Tales from the Inbox

'Tales from the Inbox' has a strong flavor of Brandon Weeden and Colt McCoy. Throw in some young wide receivers and the offensive scheme, and you'll have some lengthy responses.

Q: Rumors abound about the seriousness of Trent Richardson's knee injury. Any time a running back has knee issues, they generally continue to be an issue for a period of time, if not permanently. With that, what is the situation with Richardson's knee, will he require surgery and when he is slated to return?

LA: As we reported on Tuesday, into Wednesday and in our "Ask the Insiders" forum, Richardson had some discomfort in the two days prior to skipping practice. We have been told by a source close to the team that Richardson's knee injury isn't believed to be serious.

Richardson's MRI from what we have been told shows minimal soft tissue issue, no structural damage and a protruding particle which is an irritant, the particle could eventually become more than just a discomfort type issue with prolonged use, impact and general game typework.

Dr. Andrews, from what we have been told will remove the particle Thursday and Richardson is expected to be ready for the Browns season opener.

Q: With rookie Brandon Weeden being handed the QB job, how can the other offensive players respect such a move when a veteran like Colt McCoy, who the players like wasn't given an opportunity to compete for the starting job, realistically?

LA: My opinion is, the Browns did put more effort in readying rookie QB Brandon Weeden received the best, up close coaching and attention any QB has had since the return of the team in 1999.

The vested interested of an entire organization to hopefully end the disappointing saga of QB play came into play. This regime wants to win and believes this team is closer than most believe them to be. Additionally, the organization decided due to Weeden's age, maturity level, mentality and skillset, it was comparable to the ‘perfect' situation for the Browns.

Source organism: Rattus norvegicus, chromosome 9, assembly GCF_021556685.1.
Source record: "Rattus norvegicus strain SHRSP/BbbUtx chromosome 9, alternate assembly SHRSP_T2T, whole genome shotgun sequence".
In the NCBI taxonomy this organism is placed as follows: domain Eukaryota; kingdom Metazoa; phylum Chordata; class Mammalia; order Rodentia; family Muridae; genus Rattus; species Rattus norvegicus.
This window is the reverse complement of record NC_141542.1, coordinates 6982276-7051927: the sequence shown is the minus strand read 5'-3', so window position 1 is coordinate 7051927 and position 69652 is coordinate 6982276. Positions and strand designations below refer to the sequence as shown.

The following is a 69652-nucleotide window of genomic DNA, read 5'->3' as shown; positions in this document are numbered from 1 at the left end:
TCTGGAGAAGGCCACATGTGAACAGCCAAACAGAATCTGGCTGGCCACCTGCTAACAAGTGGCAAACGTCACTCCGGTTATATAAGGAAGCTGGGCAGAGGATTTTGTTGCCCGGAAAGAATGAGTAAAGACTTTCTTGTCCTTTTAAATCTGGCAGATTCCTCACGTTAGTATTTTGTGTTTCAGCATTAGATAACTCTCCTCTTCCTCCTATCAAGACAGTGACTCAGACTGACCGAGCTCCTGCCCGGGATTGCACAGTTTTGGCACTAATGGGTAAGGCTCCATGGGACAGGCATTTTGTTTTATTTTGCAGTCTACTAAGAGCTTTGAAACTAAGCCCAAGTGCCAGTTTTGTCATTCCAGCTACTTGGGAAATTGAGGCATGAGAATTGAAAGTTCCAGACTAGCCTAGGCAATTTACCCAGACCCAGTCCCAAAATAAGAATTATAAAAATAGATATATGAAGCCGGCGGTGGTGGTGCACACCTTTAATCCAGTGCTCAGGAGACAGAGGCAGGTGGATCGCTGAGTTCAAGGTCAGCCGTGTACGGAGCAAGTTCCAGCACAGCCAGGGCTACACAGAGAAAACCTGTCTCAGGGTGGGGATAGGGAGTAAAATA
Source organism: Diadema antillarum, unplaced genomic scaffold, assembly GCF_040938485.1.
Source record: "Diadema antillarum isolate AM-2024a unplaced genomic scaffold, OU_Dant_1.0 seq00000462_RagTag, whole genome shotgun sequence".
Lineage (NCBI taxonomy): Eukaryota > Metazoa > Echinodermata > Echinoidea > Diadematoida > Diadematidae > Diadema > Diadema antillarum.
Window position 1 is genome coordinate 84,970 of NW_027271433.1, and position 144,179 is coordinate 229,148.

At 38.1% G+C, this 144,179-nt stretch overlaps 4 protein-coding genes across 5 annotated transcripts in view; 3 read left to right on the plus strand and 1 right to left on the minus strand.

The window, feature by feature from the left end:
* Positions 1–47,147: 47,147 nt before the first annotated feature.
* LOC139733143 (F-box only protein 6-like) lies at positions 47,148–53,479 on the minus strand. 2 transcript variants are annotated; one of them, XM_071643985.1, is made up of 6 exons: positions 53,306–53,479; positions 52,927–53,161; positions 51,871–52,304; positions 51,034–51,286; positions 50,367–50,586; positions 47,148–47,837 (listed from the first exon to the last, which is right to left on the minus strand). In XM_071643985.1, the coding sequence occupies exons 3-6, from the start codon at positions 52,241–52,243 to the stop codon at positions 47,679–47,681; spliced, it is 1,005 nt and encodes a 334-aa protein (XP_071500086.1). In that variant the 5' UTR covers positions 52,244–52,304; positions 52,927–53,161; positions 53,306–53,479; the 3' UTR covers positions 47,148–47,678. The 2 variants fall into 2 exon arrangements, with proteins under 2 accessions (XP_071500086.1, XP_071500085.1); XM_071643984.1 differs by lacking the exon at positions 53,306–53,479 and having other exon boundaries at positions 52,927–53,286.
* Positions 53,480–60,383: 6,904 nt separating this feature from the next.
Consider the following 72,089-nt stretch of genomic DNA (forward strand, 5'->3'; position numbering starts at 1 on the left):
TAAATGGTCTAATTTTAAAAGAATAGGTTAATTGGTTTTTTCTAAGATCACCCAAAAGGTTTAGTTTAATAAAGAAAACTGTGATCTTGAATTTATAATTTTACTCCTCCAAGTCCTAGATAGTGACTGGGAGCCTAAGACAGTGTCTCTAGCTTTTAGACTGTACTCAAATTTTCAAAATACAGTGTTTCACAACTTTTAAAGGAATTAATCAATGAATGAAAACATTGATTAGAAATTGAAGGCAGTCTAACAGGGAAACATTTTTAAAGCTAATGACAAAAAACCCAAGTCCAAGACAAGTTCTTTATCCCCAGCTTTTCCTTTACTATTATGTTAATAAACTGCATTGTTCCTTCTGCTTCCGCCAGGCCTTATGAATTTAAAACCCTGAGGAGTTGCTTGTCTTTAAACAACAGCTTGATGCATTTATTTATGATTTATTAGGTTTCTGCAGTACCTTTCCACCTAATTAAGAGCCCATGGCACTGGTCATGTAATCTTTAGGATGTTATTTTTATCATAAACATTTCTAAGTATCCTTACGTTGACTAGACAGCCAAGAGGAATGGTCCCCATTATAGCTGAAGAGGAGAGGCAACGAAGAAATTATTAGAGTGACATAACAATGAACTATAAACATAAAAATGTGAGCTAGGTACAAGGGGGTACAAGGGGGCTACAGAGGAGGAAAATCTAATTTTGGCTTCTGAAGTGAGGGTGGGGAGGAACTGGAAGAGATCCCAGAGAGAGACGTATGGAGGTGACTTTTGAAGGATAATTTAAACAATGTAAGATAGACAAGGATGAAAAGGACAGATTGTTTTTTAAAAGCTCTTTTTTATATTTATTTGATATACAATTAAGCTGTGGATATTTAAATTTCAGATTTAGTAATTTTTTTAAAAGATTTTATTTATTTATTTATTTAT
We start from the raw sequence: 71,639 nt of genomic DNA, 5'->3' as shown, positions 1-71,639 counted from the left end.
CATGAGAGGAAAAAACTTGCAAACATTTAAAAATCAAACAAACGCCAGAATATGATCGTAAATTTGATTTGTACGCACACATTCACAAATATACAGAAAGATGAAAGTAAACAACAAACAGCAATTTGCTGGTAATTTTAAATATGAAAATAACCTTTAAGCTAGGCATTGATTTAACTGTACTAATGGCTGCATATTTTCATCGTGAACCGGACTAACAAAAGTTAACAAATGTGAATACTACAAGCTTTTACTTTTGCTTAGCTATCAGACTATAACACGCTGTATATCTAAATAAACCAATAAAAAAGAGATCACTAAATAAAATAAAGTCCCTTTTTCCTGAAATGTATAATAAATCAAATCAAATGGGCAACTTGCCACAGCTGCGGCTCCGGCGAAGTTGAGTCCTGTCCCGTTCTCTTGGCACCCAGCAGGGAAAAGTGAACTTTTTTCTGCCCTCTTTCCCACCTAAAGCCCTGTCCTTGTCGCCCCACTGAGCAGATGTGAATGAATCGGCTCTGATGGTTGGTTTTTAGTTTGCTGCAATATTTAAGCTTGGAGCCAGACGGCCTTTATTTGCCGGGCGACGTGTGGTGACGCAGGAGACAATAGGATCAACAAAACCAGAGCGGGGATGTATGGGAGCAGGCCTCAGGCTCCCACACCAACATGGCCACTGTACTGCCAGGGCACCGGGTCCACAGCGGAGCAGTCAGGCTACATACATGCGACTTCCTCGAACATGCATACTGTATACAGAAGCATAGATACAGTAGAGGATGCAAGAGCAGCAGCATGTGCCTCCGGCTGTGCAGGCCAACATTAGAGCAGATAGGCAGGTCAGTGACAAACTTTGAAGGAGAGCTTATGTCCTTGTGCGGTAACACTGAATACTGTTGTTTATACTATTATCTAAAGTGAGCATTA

I expressed on numerous occasionally, during the 2011 season and through the NFL Draft, the Browns had soured on McCoy and did not believe he was ‘their' guy, as a starting type QB. It isn't to say McCoy can't play, I believe the third-year player is capable to play the game at this level, but I believe his lack of arm strength is a detriment to an offense that wants to utilize the entire field.

McCoy struggles on passes outside the hashes and his ball does float too often down the seams. It's unfortunate for McCoy, but I believe the right decision at this time.

And, the playing field wasn't level in regards to the starting job, but his on-field play in practice sessions didn't warrant him gaining the starting role, through the first couple weeks of training camp.

Q: Now that Brandon Weeden has earned the starting job, what do you believe will occur with the other QB's on the roster? Has there been a trade market for either Colt McCoy or Seneca Wallace?

LA: I agree, Weeden has earned the starting nod with his work to date and I expected him to only improve as time passes. It'll be interesting to see him get on the field Friday evening against the Detroit Lions in the preseason opener.

Personally, I would retain the QB which provides the team with the best opportunity to succeed in the event the starter were to struggle mightily or get injured. I'm not so sure that will ultimately be the direction the roster will shape up when all is said and done.

Thus far, McCoy has looked better than Wallace in training camp and would be the logical number-two QB, at this point in time.

With Wallace making three million dollars this season and McCoy making about 500K, will all things play being equal, McCoy should be the backup.

But, and this is a big but. McCoy has not won over anyone within the decision making process with comments regarding the lack of competition and not given a fair chance to win the starting job and this could ultimately play into the equation when all is said and done.

To this time, there has not been any true interest gauged in the QB and his best case scenario is to play ‘lights-out' in preseason game conditions and make himself a valuable commodity.